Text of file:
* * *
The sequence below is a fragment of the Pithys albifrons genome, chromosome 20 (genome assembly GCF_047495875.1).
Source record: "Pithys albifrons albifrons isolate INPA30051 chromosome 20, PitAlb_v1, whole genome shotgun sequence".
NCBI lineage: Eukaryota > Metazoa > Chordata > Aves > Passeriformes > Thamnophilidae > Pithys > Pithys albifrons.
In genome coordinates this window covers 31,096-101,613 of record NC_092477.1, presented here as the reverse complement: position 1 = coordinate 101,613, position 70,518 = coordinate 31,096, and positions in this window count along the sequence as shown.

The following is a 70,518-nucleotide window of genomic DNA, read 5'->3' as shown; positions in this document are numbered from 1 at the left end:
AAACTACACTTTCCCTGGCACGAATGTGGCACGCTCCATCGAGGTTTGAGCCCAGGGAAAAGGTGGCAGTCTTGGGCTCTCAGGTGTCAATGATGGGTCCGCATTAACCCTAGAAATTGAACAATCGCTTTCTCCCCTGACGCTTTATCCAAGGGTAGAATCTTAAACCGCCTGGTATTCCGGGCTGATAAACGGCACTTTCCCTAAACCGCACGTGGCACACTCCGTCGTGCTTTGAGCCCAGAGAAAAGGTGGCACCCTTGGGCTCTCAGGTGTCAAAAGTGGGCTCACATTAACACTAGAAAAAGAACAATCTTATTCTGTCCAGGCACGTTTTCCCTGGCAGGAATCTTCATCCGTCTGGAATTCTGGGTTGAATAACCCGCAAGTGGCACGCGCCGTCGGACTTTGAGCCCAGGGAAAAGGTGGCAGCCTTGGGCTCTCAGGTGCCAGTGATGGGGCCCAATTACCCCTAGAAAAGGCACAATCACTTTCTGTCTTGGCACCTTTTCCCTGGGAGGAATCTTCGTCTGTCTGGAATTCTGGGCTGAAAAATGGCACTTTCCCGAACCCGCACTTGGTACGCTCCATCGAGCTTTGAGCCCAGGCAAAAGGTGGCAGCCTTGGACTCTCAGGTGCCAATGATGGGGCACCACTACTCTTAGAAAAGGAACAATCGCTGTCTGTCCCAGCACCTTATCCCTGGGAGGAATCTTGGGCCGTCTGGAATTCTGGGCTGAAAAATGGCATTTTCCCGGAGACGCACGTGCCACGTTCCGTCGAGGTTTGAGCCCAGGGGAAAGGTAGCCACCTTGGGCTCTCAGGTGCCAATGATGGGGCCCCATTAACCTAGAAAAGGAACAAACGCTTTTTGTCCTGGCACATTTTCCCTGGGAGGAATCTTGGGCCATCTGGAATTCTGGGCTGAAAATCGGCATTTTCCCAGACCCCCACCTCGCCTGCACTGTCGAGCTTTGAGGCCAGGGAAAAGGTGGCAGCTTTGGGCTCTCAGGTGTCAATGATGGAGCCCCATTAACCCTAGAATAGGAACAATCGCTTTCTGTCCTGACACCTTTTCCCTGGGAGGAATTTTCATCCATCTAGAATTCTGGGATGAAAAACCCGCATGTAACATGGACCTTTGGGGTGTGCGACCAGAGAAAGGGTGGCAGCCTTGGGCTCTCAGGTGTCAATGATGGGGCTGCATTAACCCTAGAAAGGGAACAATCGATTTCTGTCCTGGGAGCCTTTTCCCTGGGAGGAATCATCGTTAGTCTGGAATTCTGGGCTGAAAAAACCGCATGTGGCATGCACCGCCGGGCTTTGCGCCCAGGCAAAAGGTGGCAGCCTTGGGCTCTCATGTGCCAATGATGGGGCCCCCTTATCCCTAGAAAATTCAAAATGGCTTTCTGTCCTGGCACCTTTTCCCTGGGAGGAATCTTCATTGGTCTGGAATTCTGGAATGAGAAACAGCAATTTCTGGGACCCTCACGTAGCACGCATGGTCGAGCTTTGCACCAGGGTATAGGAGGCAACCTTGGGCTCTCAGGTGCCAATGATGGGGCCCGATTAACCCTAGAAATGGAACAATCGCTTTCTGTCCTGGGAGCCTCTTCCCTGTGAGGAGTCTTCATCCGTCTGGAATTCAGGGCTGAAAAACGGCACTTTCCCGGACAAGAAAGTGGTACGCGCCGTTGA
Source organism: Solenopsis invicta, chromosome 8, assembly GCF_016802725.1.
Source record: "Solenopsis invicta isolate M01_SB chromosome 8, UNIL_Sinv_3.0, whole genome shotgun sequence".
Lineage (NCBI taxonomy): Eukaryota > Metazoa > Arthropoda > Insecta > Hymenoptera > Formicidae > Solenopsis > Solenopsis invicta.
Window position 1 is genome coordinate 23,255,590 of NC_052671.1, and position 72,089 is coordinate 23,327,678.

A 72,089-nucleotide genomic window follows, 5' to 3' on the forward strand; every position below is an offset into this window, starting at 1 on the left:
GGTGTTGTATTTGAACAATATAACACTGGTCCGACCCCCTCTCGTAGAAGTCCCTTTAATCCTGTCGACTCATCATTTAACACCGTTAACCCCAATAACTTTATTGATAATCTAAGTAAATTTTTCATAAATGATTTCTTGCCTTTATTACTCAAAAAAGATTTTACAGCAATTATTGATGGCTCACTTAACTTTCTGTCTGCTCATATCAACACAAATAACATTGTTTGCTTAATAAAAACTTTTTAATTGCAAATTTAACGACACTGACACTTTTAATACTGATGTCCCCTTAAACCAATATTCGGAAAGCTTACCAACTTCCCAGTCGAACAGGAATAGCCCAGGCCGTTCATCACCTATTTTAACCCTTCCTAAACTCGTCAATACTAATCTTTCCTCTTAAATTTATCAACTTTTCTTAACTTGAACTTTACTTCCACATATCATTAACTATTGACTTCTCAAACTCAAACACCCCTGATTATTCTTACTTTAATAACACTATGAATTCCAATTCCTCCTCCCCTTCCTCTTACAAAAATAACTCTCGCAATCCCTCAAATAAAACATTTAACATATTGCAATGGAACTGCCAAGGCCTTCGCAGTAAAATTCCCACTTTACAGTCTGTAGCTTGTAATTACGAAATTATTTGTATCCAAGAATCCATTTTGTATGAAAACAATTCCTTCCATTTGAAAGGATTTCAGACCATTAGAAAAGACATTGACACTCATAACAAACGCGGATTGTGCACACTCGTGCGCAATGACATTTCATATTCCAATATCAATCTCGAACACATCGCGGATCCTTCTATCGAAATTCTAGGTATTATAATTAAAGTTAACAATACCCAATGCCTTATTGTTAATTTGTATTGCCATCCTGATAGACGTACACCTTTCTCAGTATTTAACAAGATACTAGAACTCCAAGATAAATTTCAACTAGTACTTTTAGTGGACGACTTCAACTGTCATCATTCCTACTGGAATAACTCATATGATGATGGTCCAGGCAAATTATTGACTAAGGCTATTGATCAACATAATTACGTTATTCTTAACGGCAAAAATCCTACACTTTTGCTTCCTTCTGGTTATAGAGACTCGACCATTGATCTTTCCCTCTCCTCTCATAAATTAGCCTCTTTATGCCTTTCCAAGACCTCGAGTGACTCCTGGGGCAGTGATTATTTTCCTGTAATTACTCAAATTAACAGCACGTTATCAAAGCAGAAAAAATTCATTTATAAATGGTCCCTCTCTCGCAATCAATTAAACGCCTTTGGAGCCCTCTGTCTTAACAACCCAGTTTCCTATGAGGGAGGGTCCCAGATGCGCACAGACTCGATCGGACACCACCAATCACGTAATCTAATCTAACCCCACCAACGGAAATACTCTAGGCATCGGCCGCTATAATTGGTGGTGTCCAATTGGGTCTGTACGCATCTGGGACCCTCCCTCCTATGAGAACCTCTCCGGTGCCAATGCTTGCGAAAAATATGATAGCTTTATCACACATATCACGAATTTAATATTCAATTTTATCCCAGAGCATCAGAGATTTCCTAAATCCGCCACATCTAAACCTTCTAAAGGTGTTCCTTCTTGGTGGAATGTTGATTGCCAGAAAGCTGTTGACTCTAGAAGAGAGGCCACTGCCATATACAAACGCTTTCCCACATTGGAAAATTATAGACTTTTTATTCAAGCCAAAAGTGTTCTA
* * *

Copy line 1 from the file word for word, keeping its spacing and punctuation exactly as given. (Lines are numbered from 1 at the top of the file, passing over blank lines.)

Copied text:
The sequence below is a fragment of the Pithys albifrons genome, chromosome 20 (genome assembly GCF_047495875.1).